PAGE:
This month’s treasure feature is on one of our early printed books, an atlas by Gerardus Mercator (1512–94).
The Mercator Projection
Mercator was a Flemish geographer and cartographer, known mostly for his attempt to represent the spherical earth as accurately as possible on a flat sheet of paper. Now called the Mercator projection, his system straightened out the meridian lines on a globe, meaning that land masses were stretched east-west, more prominently the further from the equator they are. To combat the way this deformed their shape, Mercator imposed a proportionate stretching along the north-south lines. This maintains the angles and shapes of countries, but has the unfortunate effect of distorting the relative sizes of land masses, meaning Greenland looks similar in size to Africa, whereas it’s closer to the size of the Democratic Republic of the Congo. To see how this works, a useful interactive map is available at thetruesize.com.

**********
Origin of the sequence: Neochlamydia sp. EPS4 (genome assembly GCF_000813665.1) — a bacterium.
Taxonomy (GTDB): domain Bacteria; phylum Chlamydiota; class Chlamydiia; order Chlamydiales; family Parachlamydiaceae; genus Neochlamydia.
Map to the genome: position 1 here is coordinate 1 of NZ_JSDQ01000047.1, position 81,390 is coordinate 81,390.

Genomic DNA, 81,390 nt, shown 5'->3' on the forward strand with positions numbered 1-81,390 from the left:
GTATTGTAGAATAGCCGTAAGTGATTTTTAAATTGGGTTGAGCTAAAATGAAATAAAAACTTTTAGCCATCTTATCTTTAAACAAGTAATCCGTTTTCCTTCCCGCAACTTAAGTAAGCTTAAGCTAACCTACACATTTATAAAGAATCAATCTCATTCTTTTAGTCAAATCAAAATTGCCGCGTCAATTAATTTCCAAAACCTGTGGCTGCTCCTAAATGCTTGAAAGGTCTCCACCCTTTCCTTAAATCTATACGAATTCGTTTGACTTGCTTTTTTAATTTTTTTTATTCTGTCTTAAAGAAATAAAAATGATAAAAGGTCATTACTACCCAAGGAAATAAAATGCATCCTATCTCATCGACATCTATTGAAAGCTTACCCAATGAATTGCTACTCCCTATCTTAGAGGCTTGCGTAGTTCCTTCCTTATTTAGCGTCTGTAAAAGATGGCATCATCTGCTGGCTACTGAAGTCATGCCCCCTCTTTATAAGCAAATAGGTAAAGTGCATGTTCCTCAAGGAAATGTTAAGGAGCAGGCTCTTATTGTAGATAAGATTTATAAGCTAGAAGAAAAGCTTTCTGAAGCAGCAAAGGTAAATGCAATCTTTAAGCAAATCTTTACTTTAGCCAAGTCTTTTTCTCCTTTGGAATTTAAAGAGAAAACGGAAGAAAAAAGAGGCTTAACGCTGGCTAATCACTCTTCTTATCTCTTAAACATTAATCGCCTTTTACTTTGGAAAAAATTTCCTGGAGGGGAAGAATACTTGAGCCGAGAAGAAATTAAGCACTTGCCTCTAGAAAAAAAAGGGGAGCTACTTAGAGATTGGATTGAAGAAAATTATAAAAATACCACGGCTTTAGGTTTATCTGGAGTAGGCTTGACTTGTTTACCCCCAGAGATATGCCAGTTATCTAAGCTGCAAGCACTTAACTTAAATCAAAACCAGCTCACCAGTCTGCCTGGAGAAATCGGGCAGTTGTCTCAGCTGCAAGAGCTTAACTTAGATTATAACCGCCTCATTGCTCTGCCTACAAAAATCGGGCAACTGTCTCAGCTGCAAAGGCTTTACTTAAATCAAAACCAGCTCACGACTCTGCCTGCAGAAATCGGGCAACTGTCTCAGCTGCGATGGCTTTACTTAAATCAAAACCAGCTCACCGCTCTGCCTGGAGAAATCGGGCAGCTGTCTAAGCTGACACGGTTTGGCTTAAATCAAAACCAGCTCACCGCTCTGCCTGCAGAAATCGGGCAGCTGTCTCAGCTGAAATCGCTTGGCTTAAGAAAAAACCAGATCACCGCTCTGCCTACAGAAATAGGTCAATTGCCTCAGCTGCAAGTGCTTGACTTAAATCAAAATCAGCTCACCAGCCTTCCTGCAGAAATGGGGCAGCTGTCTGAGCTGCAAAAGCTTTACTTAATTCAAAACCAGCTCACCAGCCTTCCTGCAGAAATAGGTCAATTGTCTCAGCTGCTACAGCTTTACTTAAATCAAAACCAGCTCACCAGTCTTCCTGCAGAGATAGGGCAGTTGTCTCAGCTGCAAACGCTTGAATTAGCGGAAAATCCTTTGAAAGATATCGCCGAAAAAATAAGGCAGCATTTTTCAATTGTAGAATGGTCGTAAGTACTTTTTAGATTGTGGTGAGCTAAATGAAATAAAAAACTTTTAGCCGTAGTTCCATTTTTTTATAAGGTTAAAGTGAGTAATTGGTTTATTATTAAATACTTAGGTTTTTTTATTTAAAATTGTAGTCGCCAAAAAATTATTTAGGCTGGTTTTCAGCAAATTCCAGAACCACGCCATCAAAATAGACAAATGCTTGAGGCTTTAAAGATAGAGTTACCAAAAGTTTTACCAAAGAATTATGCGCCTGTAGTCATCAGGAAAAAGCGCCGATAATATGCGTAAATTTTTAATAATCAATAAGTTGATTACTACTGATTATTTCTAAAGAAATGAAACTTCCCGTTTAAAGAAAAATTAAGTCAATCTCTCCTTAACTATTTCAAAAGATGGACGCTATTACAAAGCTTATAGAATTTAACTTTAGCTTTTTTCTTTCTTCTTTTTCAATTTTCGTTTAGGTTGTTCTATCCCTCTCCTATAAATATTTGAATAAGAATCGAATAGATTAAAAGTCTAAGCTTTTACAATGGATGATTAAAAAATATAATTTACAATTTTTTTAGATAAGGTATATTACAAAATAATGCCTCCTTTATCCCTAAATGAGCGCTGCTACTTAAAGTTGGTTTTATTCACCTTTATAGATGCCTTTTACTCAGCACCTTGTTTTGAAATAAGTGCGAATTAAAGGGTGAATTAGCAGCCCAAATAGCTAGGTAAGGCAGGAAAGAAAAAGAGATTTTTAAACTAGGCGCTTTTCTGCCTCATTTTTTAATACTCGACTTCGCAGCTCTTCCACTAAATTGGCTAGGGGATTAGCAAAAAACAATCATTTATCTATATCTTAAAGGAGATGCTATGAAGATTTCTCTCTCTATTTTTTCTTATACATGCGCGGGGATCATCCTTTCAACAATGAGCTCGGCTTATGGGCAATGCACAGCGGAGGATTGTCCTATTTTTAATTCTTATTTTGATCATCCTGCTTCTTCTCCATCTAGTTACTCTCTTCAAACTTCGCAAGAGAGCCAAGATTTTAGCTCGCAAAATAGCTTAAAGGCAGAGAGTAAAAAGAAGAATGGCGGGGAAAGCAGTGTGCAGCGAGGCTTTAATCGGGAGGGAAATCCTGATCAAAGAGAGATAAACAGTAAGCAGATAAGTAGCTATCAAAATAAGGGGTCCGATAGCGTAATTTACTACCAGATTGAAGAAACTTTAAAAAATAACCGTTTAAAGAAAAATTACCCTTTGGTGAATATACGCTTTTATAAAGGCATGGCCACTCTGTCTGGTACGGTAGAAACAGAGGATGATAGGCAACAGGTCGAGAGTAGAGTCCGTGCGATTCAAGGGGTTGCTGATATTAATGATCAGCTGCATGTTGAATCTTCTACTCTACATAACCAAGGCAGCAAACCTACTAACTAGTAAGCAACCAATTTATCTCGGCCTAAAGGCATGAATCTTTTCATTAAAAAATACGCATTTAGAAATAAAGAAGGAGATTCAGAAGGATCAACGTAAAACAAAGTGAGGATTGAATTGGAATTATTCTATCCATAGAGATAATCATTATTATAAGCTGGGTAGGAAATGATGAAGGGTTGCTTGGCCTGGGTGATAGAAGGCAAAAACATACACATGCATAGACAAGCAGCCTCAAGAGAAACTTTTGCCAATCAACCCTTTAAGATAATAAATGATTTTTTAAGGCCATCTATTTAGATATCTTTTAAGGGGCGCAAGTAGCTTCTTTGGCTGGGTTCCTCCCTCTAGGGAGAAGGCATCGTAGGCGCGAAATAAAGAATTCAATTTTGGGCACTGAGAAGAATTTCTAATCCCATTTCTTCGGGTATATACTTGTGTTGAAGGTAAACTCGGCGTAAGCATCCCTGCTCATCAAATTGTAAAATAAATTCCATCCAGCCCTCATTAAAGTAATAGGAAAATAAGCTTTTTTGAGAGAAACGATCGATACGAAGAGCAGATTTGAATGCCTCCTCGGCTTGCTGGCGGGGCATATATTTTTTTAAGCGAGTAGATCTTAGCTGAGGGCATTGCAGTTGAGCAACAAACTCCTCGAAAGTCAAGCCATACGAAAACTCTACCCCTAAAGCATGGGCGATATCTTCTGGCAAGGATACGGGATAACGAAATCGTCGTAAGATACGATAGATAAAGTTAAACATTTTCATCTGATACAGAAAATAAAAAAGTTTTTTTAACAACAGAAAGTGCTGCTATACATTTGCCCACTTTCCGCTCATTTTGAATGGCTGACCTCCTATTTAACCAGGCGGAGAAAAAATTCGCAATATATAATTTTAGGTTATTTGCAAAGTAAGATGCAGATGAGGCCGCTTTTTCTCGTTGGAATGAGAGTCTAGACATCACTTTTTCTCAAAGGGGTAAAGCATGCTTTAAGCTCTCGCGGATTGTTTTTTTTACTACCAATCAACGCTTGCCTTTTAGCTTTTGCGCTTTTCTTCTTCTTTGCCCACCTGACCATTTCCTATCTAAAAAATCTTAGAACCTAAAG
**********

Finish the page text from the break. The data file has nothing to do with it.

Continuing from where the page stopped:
Mercator’s world map, published in 1569, was titled Nova et aucta orbis terrae descriptio ad usum navigantium emendate accommodate or “New and More Complete Representation of the Terrestrial Globe Properly Adapted for Use in Navigation” (Monmonier, 2004). The projection allows sailors to navigate following rhumb lines (or loxodromes), as these always appear on the map as straight lines, with the curvature of the earth taken into account. Mercator had found a way to transfer a 3D object onto a 2D plane.
Although Mercator is most famous for his projection, it does not actually feature in his atlas. Instead it was published separately, in 1569, well before the first volume of his atlas. The world map included in the atlas from 1595 is one produced by Mercator’s son, Rumold, using a pair of hemispherical projections (Monmonier, 2004, pp. 59-60).